My year is becoming one of branching out and embarking on new adventures. Between taking up archery, cutting off almost seven inches of my hair, and embarking on a new job (my day job, not a writing-related job, sadly), all these things of change, challenge, and of testing my limits has become big in my life – and much welcomed. My world is changing around me so I, too, much change – not against, but with. It’s so comfortable and easy to stick with what you know, but for many people and their situations change and challenges can be tough and very hard to over come. But in my mind, breaking out of that comfort zone, if possible, is healthy and necessary for a well-rounded state of being.
For me change also means varying the kinds of books I read. I’m an avid reader, a necessary and welcome ‘habit’ for writers. Where in the past I have read romance, mystery, and thriller fiction by the bookcase-full, because I write for teens I now read a lot of young adult fiction. I love the genre, devour the books by the dozen, and am constantly hungry for more. It’s human nature, I guess, that once you get a taste for something you ONLY want THAT and crave MORE.
But I also know it’s healthy and important to change things up once in a while to keep your interest fresh, your senses keen, and all sides of your brain tuned. For an avid reader - and for me, at least - that means reading outside your comfort zone. That’s not to say anything other than what I have normally been reading is anything ‘out of the ordinary’, it just means it’s good to engage in other themes, characters, issues, or lessons-learned written about in other genres of books – in other worlds.
Here is what I have read lately:
‘What Lainey Sees’ by Laura Tobias (2015) is a contemporary romance with exquisitely written time travel and past life elements intertwining the lives of two present-day characters with two historical First Nation’s peoples’. I love a good romance but I’m not a regular reader of historical fiction. The perfect blend of present-day with history both with a hint of time travel kept me captivated until the end and curious about other works not only by this author, but also this time in history.
The world atlas. Yes, this is not FICTION reading, but although it’s something you could absently ‘flip through’ while watching a TV show, there is something to be said for discovering new places on our little planet from the safety and inexpensive confines one’s couch. Yes, the internet is full of maps, but there is just something about a book in your hand….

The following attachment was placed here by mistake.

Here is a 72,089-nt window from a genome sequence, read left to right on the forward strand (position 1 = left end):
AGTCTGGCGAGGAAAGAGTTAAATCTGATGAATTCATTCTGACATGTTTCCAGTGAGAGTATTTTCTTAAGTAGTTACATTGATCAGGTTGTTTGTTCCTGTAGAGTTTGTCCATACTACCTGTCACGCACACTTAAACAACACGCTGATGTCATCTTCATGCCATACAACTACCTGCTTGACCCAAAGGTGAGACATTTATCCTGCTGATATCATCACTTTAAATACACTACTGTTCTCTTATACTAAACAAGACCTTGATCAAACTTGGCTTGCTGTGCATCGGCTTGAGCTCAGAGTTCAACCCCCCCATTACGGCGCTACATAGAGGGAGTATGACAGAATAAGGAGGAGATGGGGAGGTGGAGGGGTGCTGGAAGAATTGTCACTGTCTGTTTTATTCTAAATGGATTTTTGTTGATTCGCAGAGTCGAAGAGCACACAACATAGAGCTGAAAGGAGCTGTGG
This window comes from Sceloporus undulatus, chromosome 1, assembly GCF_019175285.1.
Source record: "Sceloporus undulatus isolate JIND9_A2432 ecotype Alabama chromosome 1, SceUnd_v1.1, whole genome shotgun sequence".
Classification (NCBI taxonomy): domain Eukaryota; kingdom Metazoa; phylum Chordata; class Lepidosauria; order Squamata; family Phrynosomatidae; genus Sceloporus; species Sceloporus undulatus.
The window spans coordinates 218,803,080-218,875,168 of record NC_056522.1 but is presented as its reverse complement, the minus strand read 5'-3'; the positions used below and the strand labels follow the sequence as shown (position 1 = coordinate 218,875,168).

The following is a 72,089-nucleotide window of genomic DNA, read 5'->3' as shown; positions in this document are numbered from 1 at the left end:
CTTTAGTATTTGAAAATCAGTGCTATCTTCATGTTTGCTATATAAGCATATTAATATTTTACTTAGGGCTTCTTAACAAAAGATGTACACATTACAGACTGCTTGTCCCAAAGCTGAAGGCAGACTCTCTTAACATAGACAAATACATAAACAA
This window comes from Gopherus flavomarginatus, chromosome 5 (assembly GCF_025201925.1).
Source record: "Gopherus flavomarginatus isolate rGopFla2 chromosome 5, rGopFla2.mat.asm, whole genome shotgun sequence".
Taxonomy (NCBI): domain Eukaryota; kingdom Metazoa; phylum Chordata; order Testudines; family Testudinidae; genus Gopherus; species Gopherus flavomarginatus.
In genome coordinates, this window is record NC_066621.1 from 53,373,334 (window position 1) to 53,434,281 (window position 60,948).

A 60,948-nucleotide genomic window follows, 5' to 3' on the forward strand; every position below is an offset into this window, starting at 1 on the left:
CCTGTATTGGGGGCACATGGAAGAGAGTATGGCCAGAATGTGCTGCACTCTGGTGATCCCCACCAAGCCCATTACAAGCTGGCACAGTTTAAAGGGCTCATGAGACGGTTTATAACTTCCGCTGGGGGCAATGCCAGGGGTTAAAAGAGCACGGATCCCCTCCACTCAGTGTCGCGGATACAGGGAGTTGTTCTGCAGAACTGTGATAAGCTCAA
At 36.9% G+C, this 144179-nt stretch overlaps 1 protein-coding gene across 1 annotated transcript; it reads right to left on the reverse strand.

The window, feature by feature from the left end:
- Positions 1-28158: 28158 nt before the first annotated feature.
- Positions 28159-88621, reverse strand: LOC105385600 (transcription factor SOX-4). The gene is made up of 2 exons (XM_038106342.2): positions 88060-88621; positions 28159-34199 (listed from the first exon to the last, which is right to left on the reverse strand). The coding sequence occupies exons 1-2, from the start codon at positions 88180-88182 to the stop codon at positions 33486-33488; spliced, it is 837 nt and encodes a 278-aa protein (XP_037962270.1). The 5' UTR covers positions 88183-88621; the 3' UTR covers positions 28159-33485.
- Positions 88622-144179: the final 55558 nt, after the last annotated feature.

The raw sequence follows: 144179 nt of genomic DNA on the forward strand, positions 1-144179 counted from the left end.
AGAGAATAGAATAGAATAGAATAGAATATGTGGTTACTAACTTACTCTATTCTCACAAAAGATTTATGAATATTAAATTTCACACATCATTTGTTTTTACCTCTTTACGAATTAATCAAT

‘Shopaholic to the Stars’ by Sophie Kinsella (2015) is another humorous story of the antics and adventures of Becky Brandon (nee Bloomwood). I have loved this series from the start, having read many of this author's books a few times over. For me there’s nothing better than a funny tale about a larger-than-life character!
‘Aliens and Alien Societies’ by Stanley Schimdt (1995). Again, this is not fiction, but a sci-fi writing reference book. I have only recently dabbled in writing sci-fi and, in turn, have been reading varying degrees of sci-fi fiction. I was racing by the writing reference section in the library, saw this book face-out, and truth-be-told, the cover grabbed me. So out of curiosity, and I always LOVE a good writing reference book, I signed it out and am diving in to it as I write this. So intrigued, so inspired, and SO….alien to me! And really, dabbling in other ‘alien’ genres is what it’s all about – right?
‘My Dearest Love’ by Emilie Loring (1954) stood out among all the other current novels it was nestled between. Because of the rare find, I couldn’t resist signing it out and was intrigued from the first page. The writing and language of the time made me smile at the first few pages recounting 22-year-old Beth Gilbert’s return home after being away at boarding school. My intrigue would further be piqued when the first page of the book lists other works by the author – an author I hadn’t heard of before, given her prolific writing career. At the time of this writing, not only do I have a different book to read, but a chance to learn about an author with a unique publishing background. No wonder the library kept this little book among all the modern-day tales!
Lee Childs' ‘Personal’(2015) had me crushing on Jack Ryan all over again. Yes, Jack Ryan kills people – I know. But it’s only when he absolutely has to. And he doesn’t do it to be mean. He only kills if he has to save himself, a girl, defend someone’s honour, avenge a girl, protect a girl, or save a girl...that kind of thing. His badass attitude, his high, emotional walls and his deep underlying soft side keep me wanting more of this character. I’m a big fan of this series, and this book of political espionage/mobsters/killers was another of Lee Childs’ greats - and another kind of book outside my 'comfort zone.'
See how eclectic my reading can be? True, not all writing styles or genres can appeal to everyone, but even when something ‘just isn’t for you’ maybe try it anyways – you never know what you’ll learn, where you’ll go, or what year you’ll visit for a while. Just read.
Thanks for reading!